The pumpkins are going well in their new location this year, many of the Winter Luxury pie pumpkins are turning bright orange. That's a good thing. 

Yellows seem more intensified in this smoke.

Greys seem duller, browner.

I did find random honeybees, this one on Caryopteris 'Dark Knight', another sleeper plant that doesn't even think about blooming until late August or early September. A wonderful pollinator plant.

Rose hips of Rosa glauca, possibly my favorite rose. I don't go in for the fluffy hybrids as much as I appreciate species roses.

The few, precious apples on one of two Honeycrisp apple trees. There were a decent amount of apples overall this year, we were happy with their progress. Now if the persimmons, plums, pears and cherries get the memo, we'll be ecstatic.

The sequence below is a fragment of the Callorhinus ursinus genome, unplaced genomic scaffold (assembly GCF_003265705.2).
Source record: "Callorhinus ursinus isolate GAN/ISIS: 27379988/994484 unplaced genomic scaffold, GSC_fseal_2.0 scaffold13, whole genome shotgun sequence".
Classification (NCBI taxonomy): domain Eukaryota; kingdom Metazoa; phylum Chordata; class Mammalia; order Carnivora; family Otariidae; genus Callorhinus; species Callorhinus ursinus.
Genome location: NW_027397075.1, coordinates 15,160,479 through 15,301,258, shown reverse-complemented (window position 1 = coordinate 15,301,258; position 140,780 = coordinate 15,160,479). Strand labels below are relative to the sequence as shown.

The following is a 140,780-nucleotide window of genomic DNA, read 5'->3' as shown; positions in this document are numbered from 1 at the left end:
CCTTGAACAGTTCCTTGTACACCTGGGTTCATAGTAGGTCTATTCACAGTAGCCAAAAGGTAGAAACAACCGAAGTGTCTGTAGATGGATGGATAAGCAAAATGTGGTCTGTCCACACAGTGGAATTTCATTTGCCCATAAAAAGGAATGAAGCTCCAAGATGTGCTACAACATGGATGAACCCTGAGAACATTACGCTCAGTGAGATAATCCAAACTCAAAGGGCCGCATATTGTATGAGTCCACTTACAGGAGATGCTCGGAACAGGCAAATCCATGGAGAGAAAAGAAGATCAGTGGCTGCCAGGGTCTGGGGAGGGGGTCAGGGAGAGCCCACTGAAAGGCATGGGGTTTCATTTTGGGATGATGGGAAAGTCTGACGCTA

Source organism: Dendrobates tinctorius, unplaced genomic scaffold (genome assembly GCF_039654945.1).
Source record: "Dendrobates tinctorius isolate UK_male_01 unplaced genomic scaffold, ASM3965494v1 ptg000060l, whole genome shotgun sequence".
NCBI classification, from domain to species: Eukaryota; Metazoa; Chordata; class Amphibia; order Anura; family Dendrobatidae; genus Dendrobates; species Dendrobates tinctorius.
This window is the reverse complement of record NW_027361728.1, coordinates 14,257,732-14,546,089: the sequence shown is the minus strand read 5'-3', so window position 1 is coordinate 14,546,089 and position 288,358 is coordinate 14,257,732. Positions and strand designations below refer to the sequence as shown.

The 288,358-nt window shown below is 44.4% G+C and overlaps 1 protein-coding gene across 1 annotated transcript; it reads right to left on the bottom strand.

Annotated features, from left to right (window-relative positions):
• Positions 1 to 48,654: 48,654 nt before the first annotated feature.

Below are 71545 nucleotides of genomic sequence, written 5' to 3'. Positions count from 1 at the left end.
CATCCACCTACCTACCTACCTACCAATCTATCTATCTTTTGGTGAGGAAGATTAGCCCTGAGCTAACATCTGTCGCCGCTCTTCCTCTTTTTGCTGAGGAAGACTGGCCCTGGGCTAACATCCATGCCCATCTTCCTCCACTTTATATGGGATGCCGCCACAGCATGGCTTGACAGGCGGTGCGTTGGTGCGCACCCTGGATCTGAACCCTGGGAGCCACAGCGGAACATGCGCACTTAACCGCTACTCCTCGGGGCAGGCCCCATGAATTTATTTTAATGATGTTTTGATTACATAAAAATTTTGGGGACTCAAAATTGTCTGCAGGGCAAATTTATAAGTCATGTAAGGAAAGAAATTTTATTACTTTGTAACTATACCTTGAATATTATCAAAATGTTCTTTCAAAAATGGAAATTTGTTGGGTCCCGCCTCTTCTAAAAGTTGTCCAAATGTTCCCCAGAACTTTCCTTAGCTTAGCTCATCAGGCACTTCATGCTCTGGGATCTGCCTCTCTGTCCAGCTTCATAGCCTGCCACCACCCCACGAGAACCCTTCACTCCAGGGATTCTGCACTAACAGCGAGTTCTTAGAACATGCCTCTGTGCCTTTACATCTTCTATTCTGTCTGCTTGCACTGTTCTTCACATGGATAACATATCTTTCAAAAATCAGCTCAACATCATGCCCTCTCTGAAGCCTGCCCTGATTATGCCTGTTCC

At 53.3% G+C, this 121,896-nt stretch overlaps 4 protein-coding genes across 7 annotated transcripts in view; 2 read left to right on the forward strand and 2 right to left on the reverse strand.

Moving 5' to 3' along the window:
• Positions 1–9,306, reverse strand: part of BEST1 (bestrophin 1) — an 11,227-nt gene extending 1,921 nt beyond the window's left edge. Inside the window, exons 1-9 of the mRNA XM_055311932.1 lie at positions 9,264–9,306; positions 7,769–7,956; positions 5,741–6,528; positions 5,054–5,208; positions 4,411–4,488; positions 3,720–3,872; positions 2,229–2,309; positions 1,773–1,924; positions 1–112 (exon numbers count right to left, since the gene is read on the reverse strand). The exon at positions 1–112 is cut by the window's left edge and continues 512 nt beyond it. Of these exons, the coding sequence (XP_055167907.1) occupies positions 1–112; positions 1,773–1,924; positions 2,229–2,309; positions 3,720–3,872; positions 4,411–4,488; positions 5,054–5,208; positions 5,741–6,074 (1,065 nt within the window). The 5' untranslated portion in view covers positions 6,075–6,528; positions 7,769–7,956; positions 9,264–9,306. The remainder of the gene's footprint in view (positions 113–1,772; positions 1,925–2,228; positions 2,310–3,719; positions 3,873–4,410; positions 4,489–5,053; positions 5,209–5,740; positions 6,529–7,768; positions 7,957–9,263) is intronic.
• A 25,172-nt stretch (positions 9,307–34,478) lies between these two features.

This view doesn't actually look so bad. Hesperaloe parviflora spike foreground, left.

Around to the other side of the house, the berm garden is doing fine. There will be yet a few small tweaks this fall when the rains eventually return. No moving of plants now, the soil is too damned dry and crunchy. They wouldn't fare well.

Finally, a couple of shots to illustrate what the winds did. We watered rigorously the days leading up to the windstorm, even the day of. Even still, many plants just couldn't handle the drying air. This little Blechnum penna-marina was all upright and happy before the winds, now even after several soaks it is still pretty bad. Large clumps of it are outright dead.